Calling Dr. Bauer …


image044-1Most of us know friends or relatives who are being treated for obstructive sleep apnea (OSA). During sleep, the muscles in the back of the throat (the tongue, tonsils and soft palate) become abnormally soft, weak and flaccid. This, in turn, blocks the air passages repeatedly, causing a poor quality sleep and loud snoring. CPAP is often the best friend of an OSA patient.

There is a different kind of sleep apnea called central apnea (CA). It’s much less common, but still seen most often in patients with heart disease such as congestive heart failure or patients with neurologic disease such as stroke. Rather than the sudden gasps and snorts of OSA, the breathing during sleep in CA is distinctly different. Called Cheyne Stokes breathing, it is marked by a slow gentle increase in breathing effort, followed by a slow decrease in effort, followed by a complete cessation of breathing. This repeats over and over, resulting in oscillations in oxygen levels up and down during sleep.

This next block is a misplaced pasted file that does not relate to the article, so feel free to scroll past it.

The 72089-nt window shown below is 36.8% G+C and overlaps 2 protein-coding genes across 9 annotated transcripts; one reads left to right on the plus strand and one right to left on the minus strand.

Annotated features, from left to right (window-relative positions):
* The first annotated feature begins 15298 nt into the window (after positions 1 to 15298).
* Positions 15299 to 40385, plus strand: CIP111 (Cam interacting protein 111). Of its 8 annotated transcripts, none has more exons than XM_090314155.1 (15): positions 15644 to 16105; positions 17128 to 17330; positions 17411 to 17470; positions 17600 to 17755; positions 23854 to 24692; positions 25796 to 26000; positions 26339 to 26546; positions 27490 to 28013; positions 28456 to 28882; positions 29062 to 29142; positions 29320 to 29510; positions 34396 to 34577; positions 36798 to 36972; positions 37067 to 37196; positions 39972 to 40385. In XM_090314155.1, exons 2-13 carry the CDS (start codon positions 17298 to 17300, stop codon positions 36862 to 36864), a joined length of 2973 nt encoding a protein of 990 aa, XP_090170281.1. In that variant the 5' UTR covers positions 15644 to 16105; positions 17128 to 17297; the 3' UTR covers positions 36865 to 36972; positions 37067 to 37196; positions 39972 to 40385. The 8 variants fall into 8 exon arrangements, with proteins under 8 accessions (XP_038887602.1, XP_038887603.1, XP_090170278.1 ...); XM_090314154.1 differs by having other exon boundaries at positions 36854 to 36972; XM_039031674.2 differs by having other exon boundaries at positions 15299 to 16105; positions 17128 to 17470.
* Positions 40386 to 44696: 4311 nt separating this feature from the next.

The cause of CA has nothing to do with muscle weakness in the throat. Somehow, the control centers for breathing, deep in the brain, fail to regulate respiratory rate and depth of breathing appropriately. Sometimes CPAP or BIPAP can be helpful, but the best treatment is to fix the underlying disease if possible.

Happy dreams to all our Pulmonary Paper readers in 2014!


image055-1Sleep Apnea Support

  • The American Sleep Apnea Association is a non-profit organization that advocates for the interests of people with sleep